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Freedomland

Freedomland
Keith Krumwiede
Opening: Saturday, February 4, 6:00 p.m.
February 4- February 19

Freedomland is a case of architectural satire attuned to the present realities of politics and economics. Following both Jefferson and Hamilton, Freedomland is the latest in a long line of visionary plans for American living. It is an experiment in reconciling the seeminglyincompatible needs and desires that define our current economic, environmental, and, most importantly, political climate. In one bold, absurdist move, Freedomland colonizes the super grid that blankets America, attempting in the process to solve every problem, please every citizen. Like the work of a benevolent (or perhaps delusional) dictator, it seeks to accommodate every wish, every desire, no matter how contradictory and to combine them in a master plan that sets out a beautiful, if seemingly naïve, vision for a better and more harmonious world.

In Freedomland then, the American Dream—battered by, even if ultimately responsible for, recent economic events—confronts the reality of increasingly scarce resources; Tea Party populism meets landscape urbanism; communism infiltrates capitalism; consumerist single-family houses construct communalist phalansteries; local produce feeds global markets; and Hamilton’s central authority reconciles with Jefferson’s citizen farmer.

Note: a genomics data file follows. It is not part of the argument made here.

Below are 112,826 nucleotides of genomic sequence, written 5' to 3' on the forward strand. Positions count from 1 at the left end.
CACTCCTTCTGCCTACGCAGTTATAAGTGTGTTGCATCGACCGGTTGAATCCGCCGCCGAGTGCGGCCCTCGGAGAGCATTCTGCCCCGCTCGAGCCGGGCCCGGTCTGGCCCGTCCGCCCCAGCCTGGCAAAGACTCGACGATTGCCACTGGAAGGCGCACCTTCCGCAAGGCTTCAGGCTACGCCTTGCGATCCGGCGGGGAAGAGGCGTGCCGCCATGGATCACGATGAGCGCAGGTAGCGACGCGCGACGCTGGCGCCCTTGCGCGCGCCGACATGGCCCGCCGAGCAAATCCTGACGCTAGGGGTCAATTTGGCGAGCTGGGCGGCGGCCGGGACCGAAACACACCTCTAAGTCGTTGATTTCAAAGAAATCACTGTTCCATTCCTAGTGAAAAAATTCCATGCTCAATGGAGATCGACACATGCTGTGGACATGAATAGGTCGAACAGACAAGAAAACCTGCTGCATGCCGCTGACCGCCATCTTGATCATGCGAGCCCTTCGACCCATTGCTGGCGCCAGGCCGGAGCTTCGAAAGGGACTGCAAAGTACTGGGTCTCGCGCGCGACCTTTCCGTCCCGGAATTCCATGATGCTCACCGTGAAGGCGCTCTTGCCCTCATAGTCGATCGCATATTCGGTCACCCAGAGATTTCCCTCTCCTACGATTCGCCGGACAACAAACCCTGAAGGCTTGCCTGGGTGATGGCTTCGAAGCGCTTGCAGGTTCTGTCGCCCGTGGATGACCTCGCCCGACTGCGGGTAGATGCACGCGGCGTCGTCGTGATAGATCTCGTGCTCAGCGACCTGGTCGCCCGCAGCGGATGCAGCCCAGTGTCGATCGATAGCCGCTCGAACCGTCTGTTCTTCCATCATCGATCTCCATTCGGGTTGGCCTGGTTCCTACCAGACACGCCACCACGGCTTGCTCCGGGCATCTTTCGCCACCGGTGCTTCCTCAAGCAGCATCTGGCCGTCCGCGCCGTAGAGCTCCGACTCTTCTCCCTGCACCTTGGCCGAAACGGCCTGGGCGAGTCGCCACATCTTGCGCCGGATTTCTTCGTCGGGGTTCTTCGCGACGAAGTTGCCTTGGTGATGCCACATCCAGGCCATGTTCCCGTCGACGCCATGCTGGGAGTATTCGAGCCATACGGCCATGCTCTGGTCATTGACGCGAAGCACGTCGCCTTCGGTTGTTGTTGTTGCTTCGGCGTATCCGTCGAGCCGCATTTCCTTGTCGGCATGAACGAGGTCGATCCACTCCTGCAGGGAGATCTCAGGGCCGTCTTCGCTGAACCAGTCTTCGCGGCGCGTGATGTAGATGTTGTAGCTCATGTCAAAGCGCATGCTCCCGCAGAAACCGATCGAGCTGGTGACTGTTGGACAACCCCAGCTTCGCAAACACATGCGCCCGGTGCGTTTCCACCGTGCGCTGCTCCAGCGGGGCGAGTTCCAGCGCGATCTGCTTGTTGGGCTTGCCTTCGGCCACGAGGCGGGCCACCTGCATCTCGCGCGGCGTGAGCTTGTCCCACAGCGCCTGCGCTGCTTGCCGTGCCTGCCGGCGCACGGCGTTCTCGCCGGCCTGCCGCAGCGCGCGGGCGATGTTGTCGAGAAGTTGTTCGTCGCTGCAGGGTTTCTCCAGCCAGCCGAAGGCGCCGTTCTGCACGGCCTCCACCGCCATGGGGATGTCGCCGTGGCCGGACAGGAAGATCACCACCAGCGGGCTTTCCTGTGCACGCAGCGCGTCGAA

Freedomland is a fiction, of course, a work of architectural satire with no pretense toward implementation. In as much as it is the bastard lovechild of Frank Lloyd Wright and Le Corbusier—think Broadacre City meets the Ville Contemporaine with a dash of Ebenezer Howard’s Garden City thrown in for good measure—there is a key difference. Freedomland is problem seeking not problem solving, diagnostic not prescriptive. It builds its grand vision from the basic, eminently American unit of the single-family house, working up and out by uploading conflicting desires and visions to clarify the issues—socially, environmentally, and, ultimately architecturally—that confront us at this particular moment in time. As in the best satire, stones are thrown not with malice but with great affection and hope.

Opening | Saturday, February 4, 2012 – 6-8 p.m.
Gallery Hours| Thursday 1–8 p.m. & Friday-Sunday 1–6 p.m.

WUHO | 6518 Hollywood Blvd., Los Angeles, CA 90028

 

Posted in 2012, Past

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